1. Like stuff. It's nice to know people appreciate something you've done. It's human nature to get a little giddy when people give us that little, "atta boy (or girl)!" and acknowledge our contributions. This absolutely carries over from real life into the online realm as well: if 15 Facebook friends "like" that picture you posted of your dog, you're a lot more likely to post more pictures of ol' Rex. So lead the charge within your organization's community and start doling out those ego boosts, especially when you see a new contributor in your midst. It takes less than a second to click that "Like" link, but it goes a long way to reinforcing people's behavior: namely, contributing to your community.


2. Reply to stuff. Sure, seeing that people like something you did is great, but it's even better if they take the time to craft a reply. Maybe the reply just agrees with what you said, maybe it takes a different perspective, maybe it outright disagrees. As long as it's done respectfully, it's nice to see people engaging with something you started, and it's even better for the community as a whole to see these signs of life. So make sure people are getting their questions answered and getting a healthy response to their discussions.


3. Become an anti-email activist. Sometimes people have every intention of using a new collaboration platform, but then they quickly fall back into their established work habits (typically email). Don't let people get away with that! Every time you receive an email that could have been better served in the community, reply back and say they should post it instead. (Alternately, post it on their behalf, either manually or via Jive for Outlook.) Make sure they still get the information they need, but make them have to go into the community to get it. Emails especially well suited to this approach include:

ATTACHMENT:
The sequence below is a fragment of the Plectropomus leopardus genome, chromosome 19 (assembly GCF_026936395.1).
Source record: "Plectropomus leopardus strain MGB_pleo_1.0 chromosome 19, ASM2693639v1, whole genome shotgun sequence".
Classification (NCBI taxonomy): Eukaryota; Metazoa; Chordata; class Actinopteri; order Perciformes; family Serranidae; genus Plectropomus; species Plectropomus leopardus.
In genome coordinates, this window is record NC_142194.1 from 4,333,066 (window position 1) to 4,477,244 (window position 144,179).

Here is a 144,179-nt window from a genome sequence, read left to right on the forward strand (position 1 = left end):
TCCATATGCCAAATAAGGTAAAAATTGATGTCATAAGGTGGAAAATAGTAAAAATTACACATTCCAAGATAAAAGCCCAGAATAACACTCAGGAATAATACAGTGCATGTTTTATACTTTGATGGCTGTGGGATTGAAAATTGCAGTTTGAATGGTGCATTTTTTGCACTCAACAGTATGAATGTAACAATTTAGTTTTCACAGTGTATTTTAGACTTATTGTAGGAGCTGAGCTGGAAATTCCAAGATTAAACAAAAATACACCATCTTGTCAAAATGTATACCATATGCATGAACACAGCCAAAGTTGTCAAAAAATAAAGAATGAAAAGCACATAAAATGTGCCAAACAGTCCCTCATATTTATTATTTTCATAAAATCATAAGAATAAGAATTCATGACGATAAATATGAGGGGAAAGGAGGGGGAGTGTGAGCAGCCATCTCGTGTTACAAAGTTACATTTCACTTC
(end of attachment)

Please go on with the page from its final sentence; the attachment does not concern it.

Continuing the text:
• Messages directed to an entire team of people that are soliciting feedback (especially on an attachment) or seeking consensus on a decision. This is perfect discussion thread fodder: all participants get full visibility into the discussion, you don't wind up with umpteen branched conversations, and no one accidentally hits "reply" when they intended to hit "reply all." Plus it saves everyone from hitting "delete" in their inbox for each new message.
  • Messages directed only to you (or a small group) that start out, "I don't know if you're the right person to ask about this, but..." Moving this into the community helps teach them that it's easy to cast a wide net when trying to identify an expert on something.
  • Messages targeted at a broad distribution list. Wide-reaching distributions that essentially serve as a company's own internal Craigslist often make for good social groups within Jive.


4. Question your team's day-to-day practices. Which recurring meetings tend to devolve into round-robin status updates where no one pays attention until it's their turn to speak? Which workflows typically disappear into black holes, making quick status checks difficult? Which programs could benefit from a new perspective? Get creative and identify ways to take your working group's existing activities and make them more engaging, more fun, or more time-efficient. This will help your colleagues see the community as a better way of getting work done, rather than another thing to deal with when they have time.